DOES THIS SOUND FAMILIAR?

You don’t have a Will but it’s been on your to do list for some time?

You have children but haven’t formally arranged guardianship?

You want to ensure your wishes are met and limit the possibility of inheritance tax

WHAT IF YOU DIE WITHOUT A WILL?

Most people believe that if you don’t have a Will, everything simply goes to their spouse. That is a mistake that could have serious implications.

ESTATE PLANNING

You decide how you spend your money and where to invest, and it should be the same after death. Wills are an essential first step in that planning process. Estate planning helps minimise tax payable when passing assets on to family and others. Planning means you’ll pass on more of your assets by paying less tax.

LASTING POWER OF ATTORNEY

A Lasting Power of Attorney, which enables a person to appoint another to manage their financial affairs when they may be unable to act for themselves.

DID YOU KNOW

  • It can take up to 6 months for someone’s finances to settle without a valid Will.
  • Your spouse is only entitled to £250,000 and half the remainder if there are children plus chattels. If you have not made a will, this could cause serious implications. For instance, assuming there are no children and relatives to inherit your property, the estate will go straight to the Crown.  
  • In the UK, approximately 2 million families are accountable to Inheritance Tax on their estates. A valid will can help reduce these costs. Over 100,000 homes are sold each year to pay for the cost of long-term care, a valid will or a property trust in place can therefore help prevent this to ensure your loved ones retain ownership and control.

REASONS WHY YOU SHOULD MAKE A WILL

  • You have a purpose of leaving something behind to close friends, distant relatives and colleagues. This can only happen under the provision of a completed will at present.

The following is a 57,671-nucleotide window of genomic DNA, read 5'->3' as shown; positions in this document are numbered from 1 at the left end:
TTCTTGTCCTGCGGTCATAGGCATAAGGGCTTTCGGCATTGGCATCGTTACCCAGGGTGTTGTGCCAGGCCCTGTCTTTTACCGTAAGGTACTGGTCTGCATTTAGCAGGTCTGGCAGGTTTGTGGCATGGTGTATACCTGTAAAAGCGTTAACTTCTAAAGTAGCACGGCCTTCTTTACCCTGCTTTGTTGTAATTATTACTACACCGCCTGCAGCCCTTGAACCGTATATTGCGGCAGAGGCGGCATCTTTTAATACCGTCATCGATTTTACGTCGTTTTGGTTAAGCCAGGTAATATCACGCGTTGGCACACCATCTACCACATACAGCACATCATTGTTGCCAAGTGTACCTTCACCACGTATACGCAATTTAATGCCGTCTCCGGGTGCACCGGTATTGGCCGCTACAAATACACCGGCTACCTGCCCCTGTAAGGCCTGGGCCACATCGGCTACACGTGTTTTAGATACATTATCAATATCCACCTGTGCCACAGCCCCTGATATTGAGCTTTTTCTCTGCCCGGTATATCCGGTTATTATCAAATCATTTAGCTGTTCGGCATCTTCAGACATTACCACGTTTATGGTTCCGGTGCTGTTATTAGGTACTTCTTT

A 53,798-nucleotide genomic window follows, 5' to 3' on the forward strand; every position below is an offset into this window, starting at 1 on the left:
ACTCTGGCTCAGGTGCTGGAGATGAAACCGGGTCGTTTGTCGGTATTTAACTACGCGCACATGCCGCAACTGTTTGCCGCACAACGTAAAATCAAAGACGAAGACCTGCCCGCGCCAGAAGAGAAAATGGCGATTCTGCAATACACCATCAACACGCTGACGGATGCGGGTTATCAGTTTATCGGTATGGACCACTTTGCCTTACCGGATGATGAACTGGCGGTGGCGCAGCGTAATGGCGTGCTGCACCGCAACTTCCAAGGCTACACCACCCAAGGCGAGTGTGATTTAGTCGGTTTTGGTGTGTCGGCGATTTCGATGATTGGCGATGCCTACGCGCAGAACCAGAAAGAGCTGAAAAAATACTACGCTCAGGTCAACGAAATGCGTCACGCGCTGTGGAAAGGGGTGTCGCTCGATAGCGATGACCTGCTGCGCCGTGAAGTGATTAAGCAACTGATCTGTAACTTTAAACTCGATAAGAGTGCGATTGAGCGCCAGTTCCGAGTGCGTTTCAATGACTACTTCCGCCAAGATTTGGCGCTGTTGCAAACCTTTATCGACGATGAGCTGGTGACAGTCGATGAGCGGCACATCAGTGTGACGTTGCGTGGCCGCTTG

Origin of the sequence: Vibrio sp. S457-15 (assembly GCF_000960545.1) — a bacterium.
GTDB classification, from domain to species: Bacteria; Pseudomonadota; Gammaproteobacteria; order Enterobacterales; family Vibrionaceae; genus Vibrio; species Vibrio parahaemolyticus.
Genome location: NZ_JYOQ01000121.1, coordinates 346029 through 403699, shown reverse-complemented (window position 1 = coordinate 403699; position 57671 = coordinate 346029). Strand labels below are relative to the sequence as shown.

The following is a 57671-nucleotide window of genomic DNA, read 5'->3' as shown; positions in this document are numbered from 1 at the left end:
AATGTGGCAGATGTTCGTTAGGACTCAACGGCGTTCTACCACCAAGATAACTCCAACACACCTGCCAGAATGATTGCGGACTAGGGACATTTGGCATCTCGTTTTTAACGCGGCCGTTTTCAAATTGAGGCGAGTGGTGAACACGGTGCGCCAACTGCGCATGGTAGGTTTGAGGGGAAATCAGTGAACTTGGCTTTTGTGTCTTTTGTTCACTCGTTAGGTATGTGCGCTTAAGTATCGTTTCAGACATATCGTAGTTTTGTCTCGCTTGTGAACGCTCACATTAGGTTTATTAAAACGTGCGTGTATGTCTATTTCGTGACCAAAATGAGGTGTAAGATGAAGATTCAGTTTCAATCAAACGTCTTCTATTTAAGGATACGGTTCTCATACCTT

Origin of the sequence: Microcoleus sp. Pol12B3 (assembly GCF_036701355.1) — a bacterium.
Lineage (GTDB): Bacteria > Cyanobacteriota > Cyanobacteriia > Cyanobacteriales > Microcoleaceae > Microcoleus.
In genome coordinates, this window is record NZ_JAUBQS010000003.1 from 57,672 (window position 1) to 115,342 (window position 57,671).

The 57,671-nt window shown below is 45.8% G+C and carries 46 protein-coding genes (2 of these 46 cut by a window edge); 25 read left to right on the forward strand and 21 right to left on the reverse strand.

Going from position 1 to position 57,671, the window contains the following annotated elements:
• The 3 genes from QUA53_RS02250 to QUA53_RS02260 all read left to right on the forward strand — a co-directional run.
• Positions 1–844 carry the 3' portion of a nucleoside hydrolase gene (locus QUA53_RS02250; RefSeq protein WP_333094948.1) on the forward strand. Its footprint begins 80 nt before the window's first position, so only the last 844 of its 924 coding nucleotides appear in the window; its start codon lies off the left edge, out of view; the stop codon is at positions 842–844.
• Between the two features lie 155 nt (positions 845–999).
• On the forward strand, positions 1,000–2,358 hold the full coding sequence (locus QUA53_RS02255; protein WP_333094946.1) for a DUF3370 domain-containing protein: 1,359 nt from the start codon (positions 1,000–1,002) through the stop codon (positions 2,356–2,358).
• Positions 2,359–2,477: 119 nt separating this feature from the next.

• Protecting inheritance for those receiving it i.e., children, stepchildren and grandchildren.
  • Appoints guardians for children and therefore passes on parental responsibility.
  • Making funeral requests known.
  • Creating a will is imperative if you are planning to ensure that your wealth benefits those of your loved ones, and not taken by taxation, unnecessary legal costs and beneficiaries chosen by the law.
Will Writing and Lasting Power of Attorney are not regulated by the Financial Conduct Authority

"I was recommended to Mark by a good friend of mine, and I have to say that it one of the best financial decisions that I have made. Mark has made the world of pensions a lot clearer and more friendly for me. I would not hesitate in recommending Mark to anyone looking for financial help."

Helen
London

"I contacted Mark so that I could sort out life cover for both me and my wife. He was very professional and also down to earth. The process was quick and painless (on my behalf) and Mark talked me through every aspect as well as chasing up any questions I had. Would highly recommend to others."

Scott
Derby, Derbyshire

"Mark reviewed my current situation and discussed my attitude to risk and my expectations for the future. Mark took it all on board, assessed my situation with close regard to the current Pension changes (explaining each in detail) and this allowed me to make an informed decision. With his frequent meetings and support, all the way it was a very painless process and I have confidence in his professional expertise and commitment to the right decision being taken by me."

Therese
Nottingham, Nottinghamshire

"Mark has taken charge of altering the mix of investments I inherited, to better match my attitude to risk and thereby optimise my gains, in line with that attitude to risk. He has, what seems to me to be, a good – scientific – method of assessing my attitude to risk as well as a clear view of how that needs to translate into a mix of investments, so I feel confident that investments will be pitched correctly for me. Mark is now assessing my options for my pensions and appears to be doing a very thorough job – asking questions that I didn’t know needed asking!"

Brian
Staffordshire